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The Literacy Center

The Literacy CenterIn Coconino County, one in nine adults is functionally illiterate and three out of every 10 students drop out of high school. It’s difficult to shop, use banking services, access public transportation, drive, or manage medications without the ability to read labels and signs. Without basic reading and communication skills, teens and adults are at risk for failure in the workplace, as parents, as consumers, and as participants in our community. In fact, low literacy rates put the entire community at risk.

Services from Literacy Volunteers of Coconino County are delivered by professionally trained volunteers in the community and at The Literacy Center to increase the basic English language and literacy skills of teens and adults.

Impact in our community

The Literacy Volunteers of Coconino County program operates on a four-point model, utilizing one-to-one tutoring, drop-in tutoring, center and community classes, and a jail/juvenile detention program known as the Partnership for Literacy Rehabilitation to deliver instruction to our learners. More than 270 Flagstaff residents, both native English speakers and English language learners are currently being served.

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Ronald McDonald House

Ronald McDonald HouseMatt is an optimist. He always keeps a positive attitude and laughs things off easily. This unparalleled positivity is admirable in anyone, but in this case, it is especially remarkable considering what Matt and his family have been through. In September of 2009, Matt was playing in a hockey game as the goalie for Northern Arizona University’s hockey team. He was hit and fell backwards, hitting the back of his head on the goal posts. Instead of taking time to recover, Matt got right back up and continued playing.

As a precaution, Matt later visited a doctor and was told that he simply had a minor concussion and would be fine. As time went on Matt began passing out and twitching in a seizure-like fashion. It wasn’t until a sinus surgery triggered a seizure and Matt’s mobility ceased that the surgeon realized his spinal cord had sustained significant damage from his hockey injury.

In February of 2010, months after his accident, Matt was taken from Flagstaff to Banner Good Samaritan in Phoenix where he was treated for severe brain and spinal cord trauma. Coming from California, Matt’s family had nowhere to stay until they discovered the Ronald McDonald House. Matt and his family were at the Ronald McDonald House until June and in that time, they made many unbreakable friendships with other families and the staff of the House. Today, Matt is not only walking without a cane, he is helping to manage the Northern Arizona University’s hockey team.

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The Transformative Learning Center

TLCThe fact that 90% of the human brain is developed by age five validates the home as the most powerful environment for learning. Parenting College is a comprehensive course at the Transformative Learning Center that empowers parents with knowledge that begins with prenatal brain development and finishes with kindergarten readiness, a significant indicator in life outcomes. The Transformative Learning Center puts P-12 education as the cornerstone of economic and civic development, poverty elimination, and grassroots community collaboration.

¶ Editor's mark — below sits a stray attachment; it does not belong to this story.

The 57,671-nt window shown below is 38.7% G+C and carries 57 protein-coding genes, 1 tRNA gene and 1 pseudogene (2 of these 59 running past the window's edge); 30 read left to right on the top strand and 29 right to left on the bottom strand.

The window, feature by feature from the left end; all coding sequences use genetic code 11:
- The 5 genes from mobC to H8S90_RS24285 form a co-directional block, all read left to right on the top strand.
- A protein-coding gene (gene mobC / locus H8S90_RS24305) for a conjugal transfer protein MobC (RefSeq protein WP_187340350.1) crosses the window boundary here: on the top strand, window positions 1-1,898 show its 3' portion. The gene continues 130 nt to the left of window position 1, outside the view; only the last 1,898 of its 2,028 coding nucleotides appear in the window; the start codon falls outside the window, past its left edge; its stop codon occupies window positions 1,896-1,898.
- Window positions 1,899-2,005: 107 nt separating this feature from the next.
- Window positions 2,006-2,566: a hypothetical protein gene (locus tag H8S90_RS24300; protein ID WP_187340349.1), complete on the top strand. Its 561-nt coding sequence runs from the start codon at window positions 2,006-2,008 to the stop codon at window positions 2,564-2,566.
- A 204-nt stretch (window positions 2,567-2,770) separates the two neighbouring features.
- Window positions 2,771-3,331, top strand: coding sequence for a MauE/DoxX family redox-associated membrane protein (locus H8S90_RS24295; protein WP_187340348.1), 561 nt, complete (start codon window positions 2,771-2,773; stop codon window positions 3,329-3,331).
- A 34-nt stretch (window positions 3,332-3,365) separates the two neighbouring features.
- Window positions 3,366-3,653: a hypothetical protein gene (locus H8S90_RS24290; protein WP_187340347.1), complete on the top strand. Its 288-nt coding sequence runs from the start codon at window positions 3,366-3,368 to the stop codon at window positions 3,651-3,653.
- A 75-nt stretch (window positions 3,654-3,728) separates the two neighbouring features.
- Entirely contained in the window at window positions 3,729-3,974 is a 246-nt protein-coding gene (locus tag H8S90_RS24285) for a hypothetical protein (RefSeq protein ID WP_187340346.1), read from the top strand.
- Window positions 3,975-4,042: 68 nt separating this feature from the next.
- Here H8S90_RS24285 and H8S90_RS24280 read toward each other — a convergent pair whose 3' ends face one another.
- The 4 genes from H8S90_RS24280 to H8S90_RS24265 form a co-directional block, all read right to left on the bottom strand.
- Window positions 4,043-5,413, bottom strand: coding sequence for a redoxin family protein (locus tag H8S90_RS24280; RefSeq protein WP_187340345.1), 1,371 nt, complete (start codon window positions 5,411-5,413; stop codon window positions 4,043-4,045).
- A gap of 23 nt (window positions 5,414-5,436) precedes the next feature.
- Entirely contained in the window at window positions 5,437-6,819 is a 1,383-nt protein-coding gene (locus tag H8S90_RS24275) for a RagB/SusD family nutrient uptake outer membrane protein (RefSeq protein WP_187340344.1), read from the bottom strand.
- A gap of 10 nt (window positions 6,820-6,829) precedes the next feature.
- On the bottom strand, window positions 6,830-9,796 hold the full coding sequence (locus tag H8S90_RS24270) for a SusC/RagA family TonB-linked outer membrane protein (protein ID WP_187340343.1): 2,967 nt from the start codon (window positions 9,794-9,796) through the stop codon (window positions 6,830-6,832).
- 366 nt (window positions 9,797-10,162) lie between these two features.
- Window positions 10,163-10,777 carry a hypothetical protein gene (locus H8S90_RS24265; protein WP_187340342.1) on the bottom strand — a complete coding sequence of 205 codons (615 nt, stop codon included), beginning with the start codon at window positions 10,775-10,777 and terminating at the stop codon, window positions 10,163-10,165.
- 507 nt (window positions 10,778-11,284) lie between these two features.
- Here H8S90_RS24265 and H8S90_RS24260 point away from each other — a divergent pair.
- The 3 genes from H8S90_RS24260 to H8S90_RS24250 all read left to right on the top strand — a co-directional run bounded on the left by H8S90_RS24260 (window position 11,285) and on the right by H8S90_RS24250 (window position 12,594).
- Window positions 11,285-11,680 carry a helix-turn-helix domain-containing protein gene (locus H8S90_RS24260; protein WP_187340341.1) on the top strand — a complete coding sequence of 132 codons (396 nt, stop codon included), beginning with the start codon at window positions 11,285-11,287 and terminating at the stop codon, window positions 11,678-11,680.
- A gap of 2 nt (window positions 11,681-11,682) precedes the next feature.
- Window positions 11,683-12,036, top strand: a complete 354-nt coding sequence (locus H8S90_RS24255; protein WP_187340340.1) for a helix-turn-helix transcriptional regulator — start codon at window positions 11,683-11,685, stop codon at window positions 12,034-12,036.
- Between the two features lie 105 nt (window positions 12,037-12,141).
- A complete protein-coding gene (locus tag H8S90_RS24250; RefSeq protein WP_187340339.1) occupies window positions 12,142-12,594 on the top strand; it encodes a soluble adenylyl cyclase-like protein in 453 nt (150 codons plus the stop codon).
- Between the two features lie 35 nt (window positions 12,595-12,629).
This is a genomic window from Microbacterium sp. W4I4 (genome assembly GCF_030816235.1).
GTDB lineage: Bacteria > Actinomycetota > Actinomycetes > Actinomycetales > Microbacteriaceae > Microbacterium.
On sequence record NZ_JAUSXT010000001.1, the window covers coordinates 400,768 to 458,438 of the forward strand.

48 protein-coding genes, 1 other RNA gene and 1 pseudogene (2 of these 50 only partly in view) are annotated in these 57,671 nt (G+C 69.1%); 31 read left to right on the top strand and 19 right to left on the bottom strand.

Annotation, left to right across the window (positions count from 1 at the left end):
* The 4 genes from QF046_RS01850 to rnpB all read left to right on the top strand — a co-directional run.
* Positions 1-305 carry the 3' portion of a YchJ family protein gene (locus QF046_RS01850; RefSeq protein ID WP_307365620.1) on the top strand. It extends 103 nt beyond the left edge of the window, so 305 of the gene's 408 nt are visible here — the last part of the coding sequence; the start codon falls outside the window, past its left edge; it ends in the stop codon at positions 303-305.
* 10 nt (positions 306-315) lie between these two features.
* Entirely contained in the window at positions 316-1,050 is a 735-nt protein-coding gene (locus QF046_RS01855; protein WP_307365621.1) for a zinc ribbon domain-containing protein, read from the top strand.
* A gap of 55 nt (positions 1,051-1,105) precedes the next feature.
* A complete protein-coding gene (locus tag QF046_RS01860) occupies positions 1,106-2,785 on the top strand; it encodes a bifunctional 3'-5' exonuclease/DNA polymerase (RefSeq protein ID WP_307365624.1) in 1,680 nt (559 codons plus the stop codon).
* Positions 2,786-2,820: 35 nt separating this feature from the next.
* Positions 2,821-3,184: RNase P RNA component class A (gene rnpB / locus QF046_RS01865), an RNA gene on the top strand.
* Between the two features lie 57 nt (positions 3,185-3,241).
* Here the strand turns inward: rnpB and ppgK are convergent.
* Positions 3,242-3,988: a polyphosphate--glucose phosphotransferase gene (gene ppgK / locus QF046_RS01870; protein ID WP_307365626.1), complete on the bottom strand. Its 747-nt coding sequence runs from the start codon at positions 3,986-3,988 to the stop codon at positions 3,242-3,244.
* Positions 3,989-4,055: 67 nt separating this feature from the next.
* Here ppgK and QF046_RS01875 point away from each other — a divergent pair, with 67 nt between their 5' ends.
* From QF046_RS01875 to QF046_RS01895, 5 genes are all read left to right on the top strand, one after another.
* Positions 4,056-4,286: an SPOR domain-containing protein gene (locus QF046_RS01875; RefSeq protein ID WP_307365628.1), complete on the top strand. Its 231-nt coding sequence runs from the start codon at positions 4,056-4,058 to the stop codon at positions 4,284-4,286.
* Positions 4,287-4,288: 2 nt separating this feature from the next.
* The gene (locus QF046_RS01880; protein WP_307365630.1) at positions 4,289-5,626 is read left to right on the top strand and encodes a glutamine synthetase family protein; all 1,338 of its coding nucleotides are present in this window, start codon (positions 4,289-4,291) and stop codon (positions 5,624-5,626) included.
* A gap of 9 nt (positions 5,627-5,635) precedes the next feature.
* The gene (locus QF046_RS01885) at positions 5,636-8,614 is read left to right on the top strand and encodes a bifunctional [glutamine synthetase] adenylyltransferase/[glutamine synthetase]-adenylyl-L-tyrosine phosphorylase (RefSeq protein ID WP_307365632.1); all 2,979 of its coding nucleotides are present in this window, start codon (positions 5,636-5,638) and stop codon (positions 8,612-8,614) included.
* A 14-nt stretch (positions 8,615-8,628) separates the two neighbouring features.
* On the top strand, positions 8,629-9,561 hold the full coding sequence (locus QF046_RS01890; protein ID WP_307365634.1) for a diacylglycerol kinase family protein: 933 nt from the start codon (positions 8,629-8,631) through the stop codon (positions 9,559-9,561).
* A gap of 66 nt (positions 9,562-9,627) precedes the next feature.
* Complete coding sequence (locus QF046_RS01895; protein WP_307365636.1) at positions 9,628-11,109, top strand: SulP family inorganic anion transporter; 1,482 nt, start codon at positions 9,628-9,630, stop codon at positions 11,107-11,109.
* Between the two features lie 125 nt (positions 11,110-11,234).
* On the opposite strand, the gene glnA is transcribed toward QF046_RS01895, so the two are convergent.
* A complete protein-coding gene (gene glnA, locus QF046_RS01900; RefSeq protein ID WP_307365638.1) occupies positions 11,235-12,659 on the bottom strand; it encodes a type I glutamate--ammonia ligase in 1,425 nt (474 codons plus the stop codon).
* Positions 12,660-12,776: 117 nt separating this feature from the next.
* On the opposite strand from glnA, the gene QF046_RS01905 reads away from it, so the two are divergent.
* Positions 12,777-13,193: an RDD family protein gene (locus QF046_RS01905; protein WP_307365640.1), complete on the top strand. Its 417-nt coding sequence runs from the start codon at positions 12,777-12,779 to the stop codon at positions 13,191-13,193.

Impact in our community

In 2013, Flagstaff Community Foundation acted on knowledge that investments in early childhood pay very high societal dividends, including increased income earnings, reduced incarcerations, and reduced special education services, by funding scholarships to four recent Parenting College graduates. This provided young children the opportunity to engage in a quality preschool experience at Flagstaff Cooperative Preschools and gave parents the opportunity to pursue personal education endeavors.

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Victim Witness Services

Victim Witness Services provides outreach, advocacy and support services for victims, witnesses and survivors of crimes and crisis in Coconino County. Crisis intervention services are provided immediately after a crime or traumatic incident. This initial intervention can happen on-scene, at the hospital, police station, in person, or over the phone.

Even when a call is received in the middle of the night, someone from Victim Witness Services arrives within 25 minutes to help a victim or witness of crime or crisis through their first most difficult hours. Getting back to normal can take time and Victim Witness Services helps with long-term needs of the individuals they serve.

Victim Witness Services can provide emergency financial assistance for clients. The team can help a woman fleeing a domestic violence situation, for example, find a warm bed for the night and a good meal. And if she has a four-legged friend, the VWS Pets Too! program can do the same for her pet.

Impact in our community

Volunteers assist law enforcement with death notifications and provide families in crisis with resources and referrals. Although the majority of incidents involve domestic violence, Victim Witness Services also responds to sexual assaults, assaults, homicides, child abuse, robbery and DUI crimes.

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ACES

ACESEvery morning, mothers staying at the Hope Cottage women’s shelter stream into the childcare center located within the facility to drop their children off on their way out the door to look for work. Knowing their children are safe and secure in an enriching environment, the women staying at Hope Cottage have opportunities to find employment and begin new lives of independence and self-sufficiency.

Since there are limited high-quality, affordable programs for low and middle income families, parents often look to relatives, friends and neighbors for this type of support. With the award of a Quality Improvement Mini-Grant overseen by the Alliance for Children’s Early Success (ACES), Hope Cottage was able to license, certify and finish the creation of its childcare center.

Impact in our community

In 2013, 12 mini-grants were awarded to child care providers through an application process for expenses such as CPR/First Aid certification, liability insurance, books, playground equipment, classroom supplies and physical improvement of their facilities. Each grantee receives coaching from a child development professional on additional ways they can improve the quality of care and foster children’s early learning and language development.